The corporation that had sought to house immigrant children ages 0 to 17 in a downtown Houston building for the federal government has revised its city permit application to solely shelter children who are 16 and 17 years old.
By restricting occupants of 419 Emancipation to the oldest minors, the non-profit Southwest Key Programs is entitled to operate with a “residential” certificate of occupancy as long as it makes repairs cited by city inspectors.
Southwest Key has sought since spring 2018 to house at the site hundreds of migrant “unaccompanied minors,” a term used by the federal Office of Refugee Resettlement to describe children separated from parents or guardians by U.S. Border Patrol agents at the southern U.S. border and children who crossed the border on their own, many seeking asylum.
“I opposed the original Southwest Key plan because it sought to house children ages 0 to 17 who had been separated from their parents,” Mayor Sylvester Turner said. “The initial application for a certificate of occupancy did not satisfy the city’s regulatory requirements and was inconsistent with our values of keeping families together. My objection was and always will be about the children.”
Since the original certificate of occupancy was submitted, the federal government has now abandoned the family separation policy, at least officially, although some young children reportedly have not yet been reunited with their families.
According to Southwest Key, the 419 Emancipation facility it calls Casa Sunzal will house residents “who will be capable of self-preservation without physical assistance.”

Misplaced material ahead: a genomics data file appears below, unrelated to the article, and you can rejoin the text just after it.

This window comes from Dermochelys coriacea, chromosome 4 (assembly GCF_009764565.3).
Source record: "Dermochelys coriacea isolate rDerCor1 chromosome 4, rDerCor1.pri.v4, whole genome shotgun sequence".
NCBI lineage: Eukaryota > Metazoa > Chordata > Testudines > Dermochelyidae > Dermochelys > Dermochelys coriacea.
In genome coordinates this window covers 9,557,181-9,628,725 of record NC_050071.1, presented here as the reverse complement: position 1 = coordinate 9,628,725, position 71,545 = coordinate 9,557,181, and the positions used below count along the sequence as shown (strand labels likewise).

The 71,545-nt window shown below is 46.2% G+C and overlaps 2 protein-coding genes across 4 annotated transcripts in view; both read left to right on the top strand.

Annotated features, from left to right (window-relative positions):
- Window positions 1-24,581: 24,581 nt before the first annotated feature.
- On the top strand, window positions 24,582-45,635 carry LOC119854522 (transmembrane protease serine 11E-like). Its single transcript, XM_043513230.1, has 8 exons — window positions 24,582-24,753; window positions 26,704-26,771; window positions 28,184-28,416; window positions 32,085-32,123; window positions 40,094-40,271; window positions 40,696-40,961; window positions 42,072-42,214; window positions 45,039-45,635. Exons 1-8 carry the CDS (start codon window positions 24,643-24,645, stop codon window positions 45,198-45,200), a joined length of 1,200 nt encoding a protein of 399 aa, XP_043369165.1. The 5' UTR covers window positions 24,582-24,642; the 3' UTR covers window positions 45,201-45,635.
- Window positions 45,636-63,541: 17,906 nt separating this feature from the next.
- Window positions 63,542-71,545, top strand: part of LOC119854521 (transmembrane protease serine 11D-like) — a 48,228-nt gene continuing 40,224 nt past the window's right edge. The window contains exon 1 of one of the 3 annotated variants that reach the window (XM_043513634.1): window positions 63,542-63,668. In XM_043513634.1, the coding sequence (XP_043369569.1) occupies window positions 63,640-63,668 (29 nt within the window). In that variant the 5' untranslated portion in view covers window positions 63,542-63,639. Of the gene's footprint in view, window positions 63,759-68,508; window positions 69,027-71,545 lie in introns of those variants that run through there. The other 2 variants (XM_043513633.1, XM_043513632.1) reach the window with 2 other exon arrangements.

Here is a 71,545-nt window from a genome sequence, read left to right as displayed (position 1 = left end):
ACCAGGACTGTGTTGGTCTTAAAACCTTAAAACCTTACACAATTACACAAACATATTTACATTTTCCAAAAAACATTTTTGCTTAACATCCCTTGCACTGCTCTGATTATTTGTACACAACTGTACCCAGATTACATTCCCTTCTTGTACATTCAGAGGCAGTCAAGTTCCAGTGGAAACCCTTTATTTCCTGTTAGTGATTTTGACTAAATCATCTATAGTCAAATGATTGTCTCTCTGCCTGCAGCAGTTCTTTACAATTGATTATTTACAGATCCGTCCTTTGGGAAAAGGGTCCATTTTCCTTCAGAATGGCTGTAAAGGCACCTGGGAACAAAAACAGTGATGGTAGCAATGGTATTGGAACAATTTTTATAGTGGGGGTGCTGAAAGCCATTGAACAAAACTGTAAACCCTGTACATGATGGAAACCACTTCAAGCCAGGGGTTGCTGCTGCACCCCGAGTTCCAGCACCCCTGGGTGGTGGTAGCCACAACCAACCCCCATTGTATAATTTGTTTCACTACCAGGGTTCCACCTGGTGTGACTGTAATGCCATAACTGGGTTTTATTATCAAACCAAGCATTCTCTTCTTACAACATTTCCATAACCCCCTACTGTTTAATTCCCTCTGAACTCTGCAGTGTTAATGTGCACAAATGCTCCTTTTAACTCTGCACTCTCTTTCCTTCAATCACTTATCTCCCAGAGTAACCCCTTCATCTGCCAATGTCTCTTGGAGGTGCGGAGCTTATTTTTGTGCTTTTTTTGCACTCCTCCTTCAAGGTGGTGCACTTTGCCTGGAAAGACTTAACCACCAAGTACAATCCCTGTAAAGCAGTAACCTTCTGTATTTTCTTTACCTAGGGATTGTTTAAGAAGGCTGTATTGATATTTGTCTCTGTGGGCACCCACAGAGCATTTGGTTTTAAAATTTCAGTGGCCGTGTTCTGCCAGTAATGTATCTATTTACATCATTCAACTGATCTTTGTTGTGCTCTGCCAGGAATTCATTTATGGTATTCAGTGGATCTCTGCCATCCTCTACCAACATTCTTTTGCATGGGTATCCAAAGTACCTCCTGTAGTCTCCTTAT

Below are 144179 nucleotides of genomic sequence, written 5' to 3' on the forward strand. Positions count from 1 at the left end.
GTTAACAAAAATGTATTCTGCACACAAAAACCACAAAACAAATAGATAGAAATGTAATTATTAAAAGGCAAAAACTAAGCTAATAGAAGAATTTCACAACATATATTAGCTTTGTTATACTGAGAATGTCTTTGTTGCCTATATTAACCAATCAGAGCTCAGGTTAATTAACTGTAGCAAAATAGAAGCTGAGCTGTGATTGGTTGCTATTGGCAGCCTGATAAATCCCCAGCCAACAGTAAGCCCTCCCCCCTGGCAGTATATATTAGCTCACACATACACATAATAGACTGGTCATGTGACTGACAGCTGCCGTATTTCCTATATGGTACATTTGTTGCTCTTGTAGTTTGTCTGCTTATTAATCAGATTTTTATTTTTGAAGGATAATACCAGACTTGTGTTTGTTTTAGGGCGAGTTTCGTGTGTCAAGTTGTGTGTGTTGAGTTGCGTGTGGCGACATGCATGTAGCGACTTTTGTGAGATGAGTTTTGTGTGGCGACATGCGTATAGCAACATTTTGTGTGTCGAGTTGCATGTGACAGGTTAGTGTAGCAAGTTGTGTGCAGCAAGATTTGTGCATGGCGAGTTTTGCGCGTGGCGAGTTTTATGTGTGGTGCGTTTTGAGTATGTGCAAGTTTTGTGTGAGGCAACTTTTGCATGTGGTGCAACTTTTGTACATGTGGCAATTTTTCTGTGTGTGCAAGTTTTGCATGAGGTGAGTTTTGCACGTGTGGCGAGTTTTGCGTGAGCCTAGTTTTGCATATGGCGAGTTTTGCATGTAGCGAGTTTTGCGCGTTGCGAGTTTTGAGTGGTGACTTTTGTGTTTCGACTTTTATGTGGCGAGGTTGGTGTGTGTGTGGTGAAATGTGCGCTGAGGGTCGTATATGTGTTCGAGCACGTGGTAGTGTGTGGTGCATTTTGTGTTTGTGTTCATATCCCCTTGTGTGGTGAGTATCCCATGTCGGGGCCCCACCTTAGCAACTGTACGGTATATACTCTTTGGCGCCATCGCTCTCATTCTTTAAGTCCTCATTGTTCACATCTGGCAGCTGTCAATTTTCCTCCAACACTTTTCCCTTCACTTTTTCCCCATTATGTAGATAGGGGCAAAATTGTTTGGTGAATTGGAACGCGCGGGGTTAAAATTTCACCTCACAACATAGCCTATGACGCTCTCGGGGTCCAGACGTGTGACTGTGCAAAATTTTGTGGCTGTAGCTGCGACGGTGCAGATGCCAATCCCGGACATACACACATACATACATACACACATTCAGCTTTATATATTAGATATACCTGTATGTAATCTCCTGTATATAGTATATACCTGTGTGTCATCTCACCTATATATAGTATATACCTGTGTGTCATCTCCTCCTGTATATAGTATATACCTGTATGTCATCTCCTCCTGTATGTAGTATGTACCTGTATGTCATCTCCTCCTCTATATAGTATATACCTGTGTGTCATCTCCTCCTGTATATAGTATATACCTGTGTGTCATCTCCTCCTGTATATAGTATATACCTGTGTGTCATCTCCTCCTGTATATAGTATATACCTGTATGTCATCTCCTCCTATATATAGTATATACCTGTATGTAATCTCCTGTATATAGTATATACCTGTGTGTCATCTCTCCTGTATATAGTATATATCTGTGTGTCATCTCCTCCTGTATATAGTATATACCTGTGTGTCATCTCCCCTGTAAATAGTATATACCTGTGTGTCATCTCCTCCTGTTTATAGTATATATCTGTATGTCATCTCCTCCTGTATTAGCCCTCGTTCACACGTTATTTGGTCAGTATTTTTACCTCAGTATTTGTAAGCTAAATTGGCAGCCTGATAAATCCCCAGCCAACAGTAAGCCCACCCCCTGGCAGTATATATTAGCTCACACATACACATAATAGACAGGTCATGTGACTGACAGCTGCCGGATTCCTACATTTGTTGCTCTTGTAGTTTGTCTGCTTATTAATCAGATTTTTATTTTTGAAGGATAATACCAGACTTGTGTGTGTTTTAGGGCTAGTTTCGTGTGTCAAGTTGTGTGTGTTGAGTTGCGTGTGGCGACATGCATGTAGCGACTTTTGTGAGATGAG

The 16- and 17-year-olds will be sheltered “until either a suitable relative or other adult assumes responsibility for them or they are deported as a result of immigration proceedings,” Southwest Key regional director Marisela Saldana said in a November declaration.
In January, city inspectors found locks on sleeping room windows that can be used for emergency escapes and rescues. To avoid permit violations, the locks must be removed, missing fire-suppression sprinkler heads must be replaced and minor electrical and plumbing repairs must be made. Once these conditions are met, the City Building Official will issue a new Certificate of Occupancy consistent with the revised application.
“I hope our national leaders will move ahead with comprehensive immigration reform that provides compassionate and common-sense solutions to the larger issues rather than trigger humanitarian crises that clash with our American values,” Mayor Turner said. “And I hope our leaders will find their resolve in the people of Houston, where we welcome refugees and other immigrants into a city whose economy and culture are enhanced by the initiative of people from around the world.”